This is not a time to just reform the Big 4: it is a time to sweep the whole failed structure of UK auditing aside and to start again

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According to the FT this morning:

A UK financial regulator has called for an inquiry into whether the big four accounting firms should be broken up, in a move aimed at ending their dominant position auditing the accounts of Britain’s biggest listed companies.

Stephen Haddrill, chief executive of the Financial Reporting Council that regulates accountants, said Britain’s Competition and Markets Authority should investigate the case for “audit only” firms in an effort to bolster competition and stamp out conflicts of interest in the sector.

They added:

Mr Haddrill’s intervention follows a string of corporate accounting scandals, ranging from Carillion in Britain to Steinhoff in South Africa and Petrobras in Brazil. “There is a loss of confidence in audit and I think that the industry needs to address that urgently,” he said. “In some circles, there is a crisis of confidence.”

The suggestion is one I have little difficulty supporting. It has been apparent for decades that the structure of the Big 4 has created conflicts of interest that have prevented the essential public interest role of acting as auditors from being undertaken either properly more effectively for the benefit of society.

But, the question has to be asked as to why the Financial Reporting Council might be suggesting this now. Might it be because yesterday there was a call from the Local Authority Pension Fund Forum (who I advise, but not on this issue) for the abolition of the FRC. As has been reported:

An influential UK pensions body has called for the country’s accounting watchdog to be wound up and replaced with a proper statutory body.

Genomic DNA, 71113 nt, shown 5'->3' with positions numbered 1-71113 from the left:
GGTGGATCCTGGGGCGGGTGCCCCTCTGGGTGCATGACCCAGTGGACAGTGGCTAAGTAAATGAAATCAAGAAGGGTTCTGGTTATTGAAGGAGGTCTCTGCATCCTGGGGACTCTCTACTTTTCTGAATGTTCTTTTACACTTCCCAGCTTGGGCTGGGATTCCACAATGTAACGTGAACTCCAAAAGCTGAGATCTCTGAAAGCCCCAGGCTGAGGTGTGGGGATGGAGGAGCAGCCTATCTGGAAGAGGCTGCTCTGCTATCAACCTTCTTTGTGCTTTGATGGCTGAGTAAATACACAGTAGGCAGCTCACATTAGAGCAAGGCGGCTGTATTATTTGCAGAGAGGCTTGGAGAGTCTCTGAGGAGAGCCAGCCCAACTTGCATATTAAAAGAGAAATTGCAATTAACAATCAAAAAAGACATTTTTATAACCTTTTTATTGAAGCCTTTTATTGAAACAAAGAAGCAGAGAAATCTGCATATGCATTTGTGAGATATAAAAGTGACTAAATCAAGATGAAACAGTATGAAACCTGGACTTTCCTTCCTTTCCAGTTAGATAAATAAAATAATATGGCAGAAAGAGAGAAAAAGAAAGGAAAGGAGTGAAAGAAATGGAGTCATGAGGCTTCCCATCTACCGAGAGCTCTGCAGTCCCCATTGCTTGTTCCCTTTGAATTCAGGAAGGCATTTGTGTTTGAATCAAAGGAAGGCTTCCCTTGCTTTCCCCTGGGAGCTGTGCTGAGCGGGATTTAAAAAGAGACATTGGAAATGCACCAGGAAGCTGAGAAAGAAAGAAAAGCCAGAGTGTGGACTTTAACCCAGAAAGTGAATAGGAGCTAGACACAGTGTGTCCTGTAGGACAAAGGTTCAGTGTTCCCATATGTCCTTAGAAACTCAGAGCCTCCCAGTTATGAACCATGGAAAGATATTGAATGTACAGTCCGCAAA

The Local Authority Pension Fund Forum (LAPFF) – which represents 72 of the UK’s local government pension schemes – made the demand in its submissionto a consultation on the Financial Reporting Council’s (FRC) proposed revisions to the UK Corporate Governance Code.

In its submission, LAPFF said it viewed the positions of the FRC’s chair, Sir Win Bischoff, and chief executive Stephen Haddrill untenable and “considers that the FRC should be put into special measures, to be run by commissioners until a new body is set up under primary legislation”.

Let me be clear: I might support the FRC call for reform of the Big 4, but I have even stronger sympathy with this call from LAPFF, which represents more than 60 local authority pension funds with more than £200 billion under management.

If there is a problem with auditing now it must have taken time to develop. And if so it happened on the watch of the FRC, which is an organisation riddled with membership from the Big 4 creating massive conflicts of interest that are at the heart of the crisis of confidence to which the FRC refer.

This is not a time to just reform the Big 4: it is a time to sweep the whole failed structure of UK auditing aside and to start again.